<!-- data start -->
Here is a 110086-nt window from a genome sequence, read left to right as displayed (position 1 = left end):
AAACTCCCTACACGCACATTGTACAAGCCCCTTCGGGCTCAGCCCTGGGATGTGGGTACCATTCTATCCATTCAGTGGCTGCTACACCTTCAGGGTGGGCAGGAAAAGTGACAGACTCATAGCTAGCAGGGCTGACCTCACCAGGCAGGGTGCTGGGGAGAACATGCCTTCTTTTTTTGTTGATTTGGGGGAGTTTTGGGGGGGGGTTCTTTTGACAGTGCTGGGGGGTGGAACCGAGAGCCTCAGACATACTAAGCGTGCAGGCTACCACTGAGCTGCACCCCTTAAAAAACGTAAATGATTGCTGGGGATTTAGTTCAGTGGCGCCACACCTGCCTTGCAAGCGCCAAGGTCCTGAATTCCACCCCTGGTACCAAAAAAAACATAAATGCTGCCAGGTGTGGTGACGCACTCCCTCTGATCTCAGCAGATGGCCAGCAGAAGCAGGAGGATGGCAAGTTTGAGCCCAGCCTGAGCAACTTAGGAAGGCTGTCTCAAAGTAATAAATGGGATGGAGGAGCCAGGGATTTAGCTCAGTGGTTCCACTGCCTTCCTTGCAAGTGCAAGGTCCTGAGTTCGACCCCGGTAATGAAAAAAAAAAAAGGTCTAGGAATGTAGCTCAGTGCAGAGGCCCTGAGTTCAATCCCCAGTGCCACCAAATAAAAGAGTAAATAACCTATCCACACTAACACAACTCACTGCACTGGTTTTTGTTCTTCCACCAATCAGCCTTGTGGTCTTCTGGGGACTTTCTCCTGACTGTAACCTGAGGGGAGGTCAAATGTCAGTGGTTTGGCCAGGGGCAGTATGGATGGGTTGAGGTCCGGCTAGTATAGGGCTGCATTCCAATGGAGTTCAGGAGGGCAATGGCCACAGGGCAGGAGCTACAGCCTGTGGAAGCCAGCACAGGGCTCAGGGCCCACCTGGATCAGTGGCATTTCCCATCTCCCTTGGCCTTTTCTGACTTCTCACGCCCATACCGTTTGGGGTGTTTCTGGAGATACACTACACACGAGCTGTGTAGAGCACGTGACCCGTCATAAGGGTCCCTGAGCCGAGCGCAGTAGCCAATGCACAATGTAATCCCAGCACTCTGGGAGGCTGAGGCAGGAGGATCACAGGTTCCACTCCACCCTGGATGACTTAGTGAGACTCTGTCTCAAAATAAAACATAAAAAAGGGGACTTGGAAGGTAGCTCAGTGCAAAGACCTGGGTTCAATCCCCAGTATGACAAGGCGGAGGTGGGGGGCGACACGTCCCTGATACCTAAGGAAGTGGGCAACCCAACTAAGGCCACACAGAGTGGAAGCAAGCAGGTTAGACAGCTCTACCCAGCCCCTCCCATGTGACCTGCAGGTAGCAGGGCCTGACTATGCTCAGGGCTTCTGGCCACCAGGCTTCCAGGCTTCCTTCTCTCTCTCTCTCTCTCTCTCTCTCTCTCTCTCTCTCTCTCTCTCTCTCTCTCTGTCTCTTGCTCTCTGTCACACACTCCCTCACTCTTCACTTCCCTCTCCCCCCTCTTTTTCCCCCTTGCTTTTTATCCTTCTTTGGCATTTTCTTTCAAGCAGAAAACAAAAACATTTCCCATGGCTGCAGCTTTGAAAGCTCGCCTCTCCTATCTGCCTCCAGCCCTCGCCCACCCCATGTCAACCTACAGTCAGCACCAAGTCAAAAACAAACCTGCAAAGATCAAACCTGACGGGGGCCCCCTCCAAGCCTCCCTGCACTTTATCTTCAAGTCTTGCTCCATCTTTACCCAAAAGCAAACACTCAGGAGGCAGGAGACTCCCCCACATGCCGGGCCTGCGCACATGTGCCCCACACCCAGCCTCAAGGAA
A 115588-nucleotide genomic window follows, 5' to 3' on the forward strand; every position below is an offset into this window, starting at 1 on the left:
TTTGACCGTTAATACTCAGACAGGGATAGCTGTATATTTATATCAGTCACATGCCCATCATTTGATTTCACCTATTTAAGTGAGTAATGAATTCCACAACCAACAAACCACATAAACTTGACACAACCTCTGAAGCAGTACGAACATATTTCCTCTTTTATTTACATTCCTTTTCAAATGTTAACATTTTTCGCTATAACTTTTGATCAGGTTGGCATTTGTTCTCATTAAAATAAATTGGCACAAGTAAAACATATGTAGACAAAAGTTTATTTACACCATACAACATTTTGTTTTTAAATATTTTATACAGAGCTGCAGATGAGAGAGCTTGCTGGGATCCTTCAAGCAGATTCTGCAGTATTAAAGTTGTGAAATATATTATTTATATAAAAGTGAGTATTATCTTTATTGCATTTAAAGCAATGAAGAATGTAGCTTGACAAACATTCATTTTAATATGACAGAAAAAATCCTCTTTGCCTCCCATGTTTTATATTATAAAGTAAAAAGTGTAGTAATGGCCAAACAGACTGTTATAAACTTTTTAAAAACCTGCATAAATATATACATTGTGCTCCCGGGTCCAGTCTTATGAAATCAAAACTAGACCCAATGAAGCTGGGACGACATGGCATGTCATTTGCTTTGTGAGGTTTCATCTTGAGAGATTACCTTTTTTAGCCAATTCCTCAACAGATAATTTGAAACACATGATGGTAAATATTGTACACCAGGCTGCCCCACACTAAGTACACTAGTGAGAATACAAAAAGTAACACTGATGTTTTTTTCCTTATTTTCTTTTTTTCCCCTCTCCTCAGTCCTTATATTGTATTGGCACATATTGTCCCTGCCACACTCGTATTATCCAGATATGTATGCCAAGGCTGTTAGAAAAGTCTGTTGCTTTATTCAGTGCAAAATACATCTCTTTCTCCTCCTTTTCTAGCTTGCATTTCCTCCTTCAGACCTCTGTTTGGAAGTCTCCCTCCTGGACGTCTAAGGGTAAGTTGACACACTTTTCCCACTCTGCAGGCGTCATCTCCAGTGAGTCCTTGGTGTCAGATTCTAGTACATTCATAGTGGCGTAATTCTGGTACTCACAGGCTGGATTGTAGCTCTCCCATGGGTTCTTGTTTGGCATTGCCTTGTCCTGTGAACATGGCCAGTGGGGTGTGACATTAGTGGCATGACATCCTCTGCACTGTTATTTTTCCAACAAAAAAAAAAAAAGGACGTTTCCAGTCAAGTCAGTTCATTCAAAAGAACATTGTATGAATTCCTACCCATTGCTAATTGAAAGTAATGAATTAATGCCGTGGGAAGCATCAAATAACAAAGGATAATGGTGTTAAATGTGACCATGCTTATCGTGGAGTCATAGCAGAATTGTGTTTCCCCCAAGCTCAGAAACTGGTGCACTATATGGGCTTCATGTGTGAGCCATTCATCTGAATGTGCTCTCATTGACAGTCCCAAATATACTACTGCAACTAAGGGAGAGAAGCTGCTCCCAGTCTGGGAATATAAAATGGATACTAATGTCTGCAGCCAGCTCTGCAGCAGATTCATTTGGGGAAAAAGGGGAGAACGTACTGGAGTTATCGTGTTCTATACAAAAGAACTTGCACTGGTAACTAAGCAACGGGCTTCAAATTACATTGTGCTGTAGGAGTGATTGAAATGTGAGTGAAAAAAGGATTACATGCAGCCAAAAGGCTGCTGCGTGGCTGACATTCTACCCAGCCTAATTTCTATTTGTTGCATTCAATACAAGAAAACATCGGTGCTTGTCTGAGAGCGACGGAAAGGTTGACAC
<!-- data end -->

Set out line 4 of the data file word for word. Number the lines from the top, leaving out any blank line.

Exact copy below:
TTTGACCGTTAATACTCAGACAGGGATAGCTGTATATTTATATCAGTCACATGCCCATCATTTGATTTCACCTATTTAAGTGAGTAATGAATTCCACAACCAACAAACCACATAAACTTGACACAACCTCTGAAGCAGTACGAACATATTTCCTCTTTTATTTACATTCCTTTTCAAATGTTAACATTTTTCGCTATAACTTTTGATCAGGTTGGCATTTGTTCTCATTAAAATAAATTGGCACAAGTAAAACATATGTAGACAAAAGTTTATTTACACCATACAACATTTTGTTTTTAAATATTTTATACAGAGCTGCAGATGAGAGAGCTTGCTGGGATCCTTCAAGCAGATTCTGCAGTATTAAAGTTGTGAAATATATTATTTATATAAAAGTGAGTATTATCTTTATTGCATTTAAAGCAATGAAGAATGTAGCTTGACAAACATTCATTTTAATATGACAGAAAAAATCCTCTTTGCCTCCCATGTTTTATATTATAAAGTAAAAAGTGTAGTAATGGCCAAACAGACTGTTATAAACTTTTTAAAAACCTGCATAAATATATACATTGTGCTCCCGGGTCCAGTCTTATGAAATCAAAACTAGACCCAATGAAGCTGGGACGACATGGCATGTCATTTGCTTTGTGAGGTTTCATCTTGAGAGATTACCTTTTTTAGCCAATTCCTCAACAGATAATTTGAAACACATGATGGTAAATATTGTACACCAGGCTGCCCCACACTAAGTACACTAGTGAGAATACAAAAAGTAACACTGATGTTTTTTTCCTTATTTTCTTTTTTTCCCCTCTCCTCAGTCCTTATATTGTATTGGCACATATTGTCCCTGCCACACTCGTATTATCCAGATATGTATGCCAAGGCTGTTAGAAAAGTCTGTTGCTTTATTCAGTGCAAAATACATCTCTTTCTCCTCCTTTTCTAGCTTGCATTTCCTCCTTCAGACCTCTGTTTGGAAGTCTCCCTCCTGGACGTCTAAGGGTAAGTTGACACACTTTTCCCACTCTGCAGGCGTCATCTCCAGTGAGTCCTTGGTGTCAGATTCTAGTACATTCATAGTGGCGTAATTCTGGTACTCACAGGCTGGATTGTAGCTCTCCCATGGGTTCTTGTTTGGCATTGCCTTGTCCTGTGAACATGGCCAGTGGGGTGTGACATTAGTGGCATGACATCCTCTGCACTGTTATTTTTCCAACAAAAAAAAAAAAAGGACGTTTCCAGTCAAGTCAGTTCATTCAAAAGAACATTGTATGAATTCCTACCCATTGCTAATTGAAAGTAATGAATTAATGCCGTGGGAAGCATCAAATAACAAAGGATAATGGTGTTAAATGTGACCATGCTTATCGTGGAGTCATAGCAGAATTGTGTTTCCCCCAAGCTCAGAAACTGGTGCACTATATGGGCTTCATGTGTGAGCCATTCATCTGAATGTGCTCTCATTGACAGTCCCAAATATACTACTGCAACTAAGGGAGAGAAGCTGCTCCCAGTCTGGGAATATAAAATGGATACTAATGTCTGCAGCCAGCTCTGCAGCAGATTCATTTGGGGAAAAAGGGGAGAACGTACTGGAGTTATCGTGTTCTATACAAAAGAACTTGCACTGGTAACTAAGCAACGGGCTTCAAATTACATTGTGCTGTAGGAGTGATTGAAATGTGAGTGAAAAAAGGATTACATGCAGCCAAAAGGCTGCTGCGTGGCTGACATTCTACCCAGCCTAATTTCTATTTGTTGCATTCAATACAAGAAAACATCGGTGCTTGTCTGAGAGCGACGGAAAGGTTGACAC